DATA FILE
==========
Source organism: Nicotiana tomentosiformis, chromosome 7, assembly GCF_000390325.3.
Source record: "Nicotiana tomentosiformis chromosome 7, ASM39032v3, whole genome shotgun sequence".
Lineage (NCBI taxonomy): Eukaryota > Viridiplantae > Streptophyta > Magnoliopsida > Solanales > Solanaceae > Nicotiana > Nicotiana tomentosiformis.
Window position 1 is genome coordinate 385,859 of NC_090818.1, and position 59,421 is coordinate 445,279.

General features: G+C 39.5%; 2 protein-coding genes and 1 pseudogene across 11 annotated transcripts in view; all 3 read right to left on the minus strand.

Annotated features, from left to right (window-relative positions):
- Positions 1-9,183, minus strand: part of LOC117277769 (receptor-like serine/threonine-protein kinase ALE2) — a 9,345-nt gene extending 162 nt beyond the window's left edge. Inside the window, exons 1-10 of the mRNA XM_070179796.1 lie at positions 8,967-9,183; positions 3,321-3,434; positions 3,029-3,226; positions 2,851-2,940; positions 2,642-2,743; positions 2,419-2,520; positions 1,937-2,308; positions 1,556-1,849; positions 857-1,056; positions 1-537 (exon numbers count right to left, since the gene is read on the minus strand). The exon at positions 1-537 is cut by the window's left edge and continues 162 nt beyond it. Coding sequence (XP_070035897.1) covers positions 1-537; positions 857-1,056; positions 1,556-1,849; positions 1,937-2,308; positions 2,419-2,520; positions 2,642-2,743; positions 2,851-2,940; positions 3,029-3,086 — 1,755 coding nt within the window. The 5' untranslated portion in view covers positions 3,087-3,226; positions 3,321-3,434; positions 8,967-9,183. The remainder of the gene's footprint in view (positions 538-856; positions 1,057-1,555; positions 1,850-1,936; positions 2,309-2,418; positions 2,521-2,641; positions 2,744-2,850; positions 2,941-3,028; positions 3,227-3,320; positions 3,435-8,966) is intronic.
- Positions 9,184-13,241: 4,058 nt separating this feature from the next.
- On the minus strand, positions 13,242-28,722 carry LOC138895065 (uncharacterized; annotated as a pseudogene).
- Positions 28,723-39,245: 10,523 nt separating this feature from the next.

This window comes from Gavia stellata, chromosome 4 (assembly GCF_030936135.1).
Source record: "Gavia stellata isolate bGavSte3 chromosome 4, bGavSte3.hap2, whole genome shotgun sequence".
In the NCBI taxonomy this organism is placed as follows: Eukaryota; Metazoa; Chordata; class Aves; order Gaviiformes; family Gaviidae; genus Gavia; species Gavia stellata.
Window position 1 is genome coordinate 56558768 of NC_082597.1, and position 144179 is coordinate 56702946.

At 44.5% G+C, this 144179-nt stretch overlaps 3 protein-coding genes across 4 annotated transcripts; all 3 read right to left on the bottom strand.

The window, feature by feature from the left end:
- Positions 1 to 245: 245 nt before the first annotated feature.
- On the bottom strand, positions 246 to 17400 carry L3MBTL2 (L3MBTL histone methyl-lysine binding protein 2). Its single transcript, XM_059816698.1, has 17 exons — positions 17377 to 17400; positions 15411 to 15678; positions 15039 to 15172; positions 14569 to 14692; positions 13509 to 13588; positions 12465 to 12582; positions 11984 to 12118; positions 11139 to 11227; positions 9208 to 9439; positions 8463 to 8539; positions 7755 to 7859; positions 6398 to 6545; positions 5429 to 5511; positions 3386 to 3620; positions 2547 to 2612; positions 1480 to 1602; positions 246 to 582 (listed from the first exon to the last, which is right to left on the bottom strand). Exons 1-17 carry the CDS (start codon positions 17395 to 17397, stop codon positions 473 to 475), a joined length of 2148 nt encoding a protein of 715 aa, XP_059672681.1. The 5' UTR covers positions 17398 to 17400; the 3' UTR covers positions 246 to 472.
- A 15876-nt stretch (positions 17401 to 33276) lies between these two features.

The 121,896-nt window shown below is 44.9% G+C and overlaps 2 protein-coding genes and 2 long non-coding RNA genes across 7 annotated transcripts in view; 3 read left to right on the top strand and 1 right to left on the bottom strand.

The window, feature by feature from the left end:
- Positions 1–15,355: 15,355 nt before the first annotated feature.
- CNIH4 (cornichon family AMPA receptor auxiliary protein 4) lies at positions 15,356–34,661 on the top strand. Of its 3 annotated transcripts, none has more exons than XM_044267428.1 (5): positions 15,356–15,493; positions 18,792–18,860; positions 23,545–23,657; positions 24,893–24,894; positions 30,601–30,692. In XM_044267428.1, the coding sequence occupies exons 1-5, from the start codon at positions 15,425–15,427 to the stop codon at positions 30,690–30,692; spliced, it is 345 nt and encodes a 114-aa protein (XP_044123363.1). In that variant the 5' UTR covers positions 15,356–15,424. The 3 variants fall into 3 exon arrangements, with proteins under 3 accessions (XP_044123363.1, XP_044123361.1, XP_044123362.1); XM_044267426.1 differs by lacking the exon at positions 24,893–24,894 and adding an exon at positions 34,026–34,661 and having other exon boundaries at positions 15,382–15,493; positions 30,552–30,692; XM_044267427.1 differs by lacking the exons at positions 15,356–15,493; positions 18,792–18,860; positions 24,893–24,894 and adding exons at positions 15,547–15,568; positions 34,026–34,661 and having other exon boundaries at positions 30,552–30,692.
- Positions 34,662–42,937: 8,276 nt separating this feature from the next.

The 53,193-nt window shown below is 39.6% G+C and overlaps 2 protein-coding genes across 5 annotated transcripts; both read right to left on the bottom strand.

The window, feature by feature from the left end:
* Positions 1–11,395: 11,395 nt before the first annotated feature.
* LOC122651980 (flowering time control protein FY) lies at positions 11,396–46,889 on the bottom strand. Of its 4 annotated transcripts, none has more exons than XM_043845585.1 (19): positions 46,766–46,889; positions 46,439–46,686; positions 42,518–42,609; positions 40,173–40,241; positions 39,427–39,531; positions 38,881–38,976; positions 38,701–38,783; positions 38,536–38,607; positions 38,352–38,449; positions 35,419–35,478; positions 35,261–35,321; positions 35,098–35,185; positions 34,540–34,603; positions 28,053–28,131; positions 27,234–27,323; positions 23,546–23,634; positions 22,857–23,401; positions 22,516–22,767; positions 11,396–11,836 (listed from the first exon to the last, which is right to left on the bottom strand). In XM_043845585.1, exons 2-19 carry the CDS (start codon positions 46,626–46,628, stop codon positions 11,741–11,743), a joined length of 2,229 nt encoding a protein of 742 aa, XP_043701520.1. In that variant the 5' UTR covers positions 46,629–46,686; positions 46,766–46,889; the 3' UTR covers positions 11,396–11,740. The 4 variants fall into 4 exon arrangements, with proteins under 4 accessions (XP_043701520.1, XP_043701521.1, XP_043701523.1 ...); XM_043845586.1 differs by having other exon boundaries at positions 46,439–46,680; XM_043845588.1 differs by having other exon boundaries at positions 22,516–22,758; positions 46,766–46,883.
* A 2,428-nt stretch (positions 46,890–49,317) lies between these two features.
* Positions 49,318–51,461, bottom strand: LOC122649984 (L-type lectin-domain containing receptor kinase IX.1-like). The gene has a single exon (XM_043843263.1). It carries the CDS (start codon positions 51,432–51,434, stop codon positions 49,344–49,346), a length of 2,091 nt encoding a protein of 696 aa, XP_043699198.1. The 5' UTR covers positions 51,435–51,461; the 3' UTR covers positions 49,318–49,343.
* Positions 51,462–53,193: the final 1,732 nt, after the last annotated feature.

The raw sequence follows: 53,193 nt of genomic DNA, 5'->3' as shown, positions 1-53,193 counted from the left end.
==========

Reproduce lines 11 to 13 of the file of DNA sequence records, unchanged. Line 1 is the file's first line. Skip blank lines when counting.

This window comes from Gavia stellata, chromosome 4 (assembly GCF_030936135.1).
Source record: "Gavia stellata isolate bGavSte3 chromosome 4, bGavSte3.hap2, whole genome shotgun sequence".
In the NCBI taxonomy this organism is placed as follows: Eukaryota; Metazoa; Chordata; class Aves; order Gaviiformes; family Gaviidae; genus Gavia; species Gavia stellata.